Pfizer vaccine less effective, but protects against Indian Covid variant: study

Pfizer Indian

According to a research by France’s Pasteur Institute, the Pfizer vaccination is slightly less effective, however, still manages to fight against the more transmissible Indian form of the virus that causes Covid-19. 

According to laboratory test results, “despite slightly reduced effectiveness, the Pfizer vaccine probably protects” against the Indian variant, said Olivier Schwartz, the institute’s director and co-author of the study, which was published on the BioRxiv website ahead of peer review. 

The study included 28 healthcare personnel from Orleans. Sixteen had received two doses of the Pfizer vaccine and 12 had got only one dose of the AstraZeneca vaccination. 

According to the study, people who got two Pfizer dosages showed a three-fold decrease in antibodies against the Indian variety, B.1.617, but were still immune. 

The AstraZeneca vaccination, on the other hand, “induced unusually low levels of antibodies neutralising” the Indian variant, according to the study. 

Patients who had Covid-19 within the last year and those who had two doses of Pfizer vaccine had enough antibodies to protect them against the Indian variety, but three to six times fewer antibodies than those who received Covid-19 in the UK, according to Olivier Schwartz.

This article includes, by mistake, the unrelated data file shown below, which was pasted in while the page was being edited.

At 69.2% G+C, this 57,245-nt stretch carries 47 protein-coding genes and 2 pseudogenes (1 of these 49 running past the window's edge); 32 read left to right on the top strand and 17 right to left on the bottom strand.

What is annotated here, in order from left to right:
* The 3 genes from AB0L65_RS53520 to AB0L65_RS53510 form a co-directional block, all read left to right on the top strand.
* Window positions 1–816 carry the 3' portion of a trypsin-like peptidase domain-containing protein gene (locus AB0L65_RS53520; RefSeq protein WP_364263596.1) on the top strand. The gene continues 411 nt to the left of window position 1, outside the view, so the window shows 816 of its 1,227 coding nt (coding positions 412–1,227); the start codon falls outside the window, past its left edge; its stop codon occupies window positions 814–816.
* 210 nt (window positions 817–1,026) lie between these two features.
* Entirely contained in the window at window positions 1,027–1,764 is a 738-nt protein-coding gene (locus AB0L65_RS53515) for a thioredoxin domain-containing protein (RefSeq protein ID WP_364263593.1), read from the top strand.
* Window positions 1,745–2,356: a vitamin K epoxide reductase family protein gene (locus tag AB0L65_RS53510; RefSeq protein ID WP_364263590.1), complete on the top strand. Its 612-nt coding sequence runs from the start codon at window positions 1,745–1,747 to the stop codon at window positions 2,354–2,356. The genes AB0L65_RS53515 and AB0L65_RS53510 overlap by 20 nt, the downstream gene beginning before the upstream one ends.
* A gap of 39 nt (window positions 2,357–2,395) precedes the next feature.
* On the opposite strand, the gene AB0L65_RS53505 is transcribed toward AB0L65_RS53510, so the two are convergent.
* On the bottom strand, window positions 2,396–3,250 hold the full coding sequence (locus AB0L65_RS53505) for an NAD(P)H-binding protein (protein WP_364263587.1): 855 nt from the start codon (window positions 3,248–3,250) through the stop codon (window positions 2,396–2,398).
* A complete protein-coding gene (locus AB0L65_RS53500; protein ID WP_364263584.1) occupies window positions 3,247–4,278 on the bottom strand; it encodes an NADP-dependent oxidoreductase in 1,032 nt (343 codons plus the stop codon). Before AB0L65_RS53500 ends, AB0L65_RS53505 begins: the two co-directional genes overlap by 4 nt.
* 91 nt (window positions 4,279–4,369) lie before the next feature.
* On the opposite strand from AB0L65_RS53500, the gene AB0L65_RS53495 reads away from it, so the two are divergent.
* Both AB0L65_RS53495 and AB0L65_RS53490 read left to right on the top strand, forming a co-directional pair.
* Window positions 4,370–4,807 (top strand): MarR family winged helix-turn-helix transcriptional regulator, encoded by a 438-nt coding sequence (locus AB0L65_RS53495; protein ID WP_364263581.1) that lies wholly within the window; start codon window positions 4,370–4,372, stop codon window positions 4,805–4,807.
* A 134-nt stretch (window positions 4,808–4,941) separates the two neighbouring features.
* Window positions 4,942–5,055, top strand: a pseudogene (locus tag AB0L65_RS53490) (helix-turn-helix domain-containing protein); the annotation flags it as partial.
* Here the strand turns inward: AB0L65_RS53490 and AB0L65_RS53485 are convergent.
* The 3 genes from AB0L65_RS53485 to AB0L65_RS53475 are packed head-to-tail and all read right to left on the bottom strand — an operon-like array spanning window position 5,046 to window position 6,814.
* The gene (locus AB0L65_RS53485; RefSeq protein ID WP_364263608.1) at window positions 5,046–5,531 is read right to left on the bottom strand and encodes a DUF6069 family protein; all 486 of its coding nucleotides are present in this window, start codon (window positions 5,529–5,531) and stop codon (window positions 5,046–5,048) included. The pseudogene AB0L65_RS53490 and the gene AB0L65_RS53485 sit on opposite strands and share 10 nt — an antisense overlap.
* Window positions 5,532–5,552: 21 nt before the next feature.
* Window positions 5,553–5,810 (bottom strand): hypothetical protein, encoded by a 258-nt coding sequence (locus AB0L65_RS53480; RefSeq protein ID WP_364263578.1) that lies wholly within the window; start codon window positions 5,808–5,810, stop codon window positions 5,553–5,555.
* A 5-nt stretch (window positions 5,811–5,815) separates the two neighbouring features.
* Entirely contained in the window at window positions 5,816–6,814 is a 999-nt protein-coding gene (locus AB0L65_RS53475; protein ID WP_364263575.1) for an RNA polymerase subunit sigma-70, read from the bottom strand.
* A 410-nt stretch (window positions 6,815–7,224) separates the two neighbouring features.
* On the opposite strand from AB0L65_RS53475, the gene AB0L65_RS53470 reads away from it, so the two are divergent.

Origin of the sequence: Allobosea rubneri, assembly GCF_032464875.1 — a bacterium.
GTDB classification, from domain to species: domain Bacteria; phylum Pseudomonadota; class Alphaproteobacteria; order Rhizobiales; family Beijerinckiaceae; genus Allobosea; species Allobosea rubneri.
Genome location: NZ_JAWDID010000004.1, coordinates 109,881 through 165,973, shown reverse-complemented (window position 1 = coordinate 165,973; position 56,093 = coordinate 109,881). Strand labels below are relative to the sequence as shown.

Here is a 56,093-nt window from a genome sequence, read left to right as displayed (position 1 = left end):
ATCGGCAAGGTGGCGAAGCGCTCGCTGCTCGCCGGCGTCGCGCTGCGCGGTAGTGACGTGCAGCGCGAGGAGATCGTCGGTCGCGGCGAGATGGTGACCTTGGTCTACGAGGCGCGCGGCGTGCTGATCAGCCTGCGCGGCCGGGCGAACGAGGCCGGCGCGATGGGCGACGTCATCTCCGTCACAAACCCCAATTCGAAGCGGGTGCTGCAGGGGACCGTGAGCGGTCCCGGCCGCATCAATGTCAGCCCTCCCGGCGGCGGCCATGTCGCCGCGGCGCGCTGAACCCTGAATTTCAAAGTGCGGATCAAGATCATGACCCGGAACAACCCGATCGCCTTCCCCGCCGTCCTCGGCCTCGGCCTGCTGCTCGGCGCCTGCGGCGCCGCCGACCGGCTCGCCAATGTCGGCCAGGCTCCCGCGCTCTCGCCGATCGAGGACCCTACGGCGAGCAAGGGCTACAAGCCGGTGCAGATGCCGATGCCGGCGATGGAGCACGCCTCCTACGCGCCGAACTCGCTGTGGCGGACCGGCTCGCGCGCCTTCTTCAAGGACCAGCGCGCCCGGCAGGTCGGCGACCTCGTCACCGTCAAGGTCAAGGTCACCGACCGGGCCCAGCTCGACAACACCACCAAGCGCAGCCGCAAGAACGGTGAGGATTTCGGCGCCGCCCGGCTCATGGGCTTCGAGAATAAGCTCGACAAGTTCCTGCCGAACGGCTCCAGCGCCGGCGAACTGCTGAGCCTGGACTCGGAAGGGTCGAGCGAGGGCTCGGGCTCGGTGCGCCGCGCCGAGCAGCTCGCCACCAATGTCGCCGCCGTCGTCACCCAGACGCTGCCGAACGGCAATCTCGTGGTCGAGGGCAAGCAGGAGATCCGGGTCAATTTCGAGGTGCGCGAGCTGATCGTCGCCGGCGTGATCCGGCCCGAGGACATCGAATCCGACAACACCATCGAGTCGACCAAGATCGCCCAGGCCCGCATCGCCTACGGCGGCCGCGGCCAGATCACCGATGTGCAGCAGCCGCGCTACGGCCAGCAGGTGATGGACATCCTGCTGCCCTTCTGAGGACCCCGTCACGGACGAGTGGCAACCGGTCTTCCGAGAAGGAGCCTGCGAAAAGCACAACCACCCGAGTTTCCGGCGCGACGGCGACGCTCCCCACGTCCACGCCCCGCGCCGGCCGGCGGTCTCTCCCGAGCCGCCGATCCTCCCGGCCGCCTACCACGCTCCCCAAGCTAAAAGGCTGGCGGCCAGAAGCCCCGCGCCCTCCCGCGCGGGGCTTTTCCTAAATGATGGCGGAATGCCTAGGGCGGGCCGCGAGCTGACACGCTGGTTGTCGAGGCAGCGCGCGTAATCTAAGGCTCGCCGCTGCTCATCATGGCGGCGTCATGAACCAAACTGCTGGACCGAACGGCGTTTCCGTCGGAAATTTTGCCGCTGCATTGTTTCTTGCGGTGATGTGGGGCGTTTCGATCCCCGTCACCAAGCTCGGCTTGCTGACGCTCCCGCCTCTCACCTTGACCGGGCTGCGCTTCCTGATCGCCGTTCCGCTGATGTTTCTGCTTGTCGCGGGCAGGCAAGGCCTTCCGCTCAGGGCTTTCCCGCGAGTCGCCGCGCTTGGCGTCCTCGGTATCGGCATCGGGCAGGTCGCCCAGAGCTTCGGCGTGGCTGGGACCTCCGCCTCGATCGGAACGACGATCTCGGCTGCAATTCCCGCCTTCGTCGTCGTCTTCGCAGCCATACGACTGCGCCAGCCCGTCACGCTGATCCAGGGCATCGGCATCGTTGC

The findings reveal that “this variation has developed some antibody resistance,” according to Olivier Schwartz. 

SARS-CoV-2 Variants

The SARS-CoV-2 virus that causes Covid-19 has evolved in various variants since first appearing in late 2019 in China, most of which are named after the countries where it first occurred, such as the South Africa and UK strains. 

The variant discovered first in India seems to be far more transmissible than previous variants. 

According to a World Health Organization report, it has now been officially recorded in 53 countries. 

France and Germany have reintroduced stricter regulations on arrivals from afflicted nations, notably the United Kingdom, in an attempt to stem the spread. 

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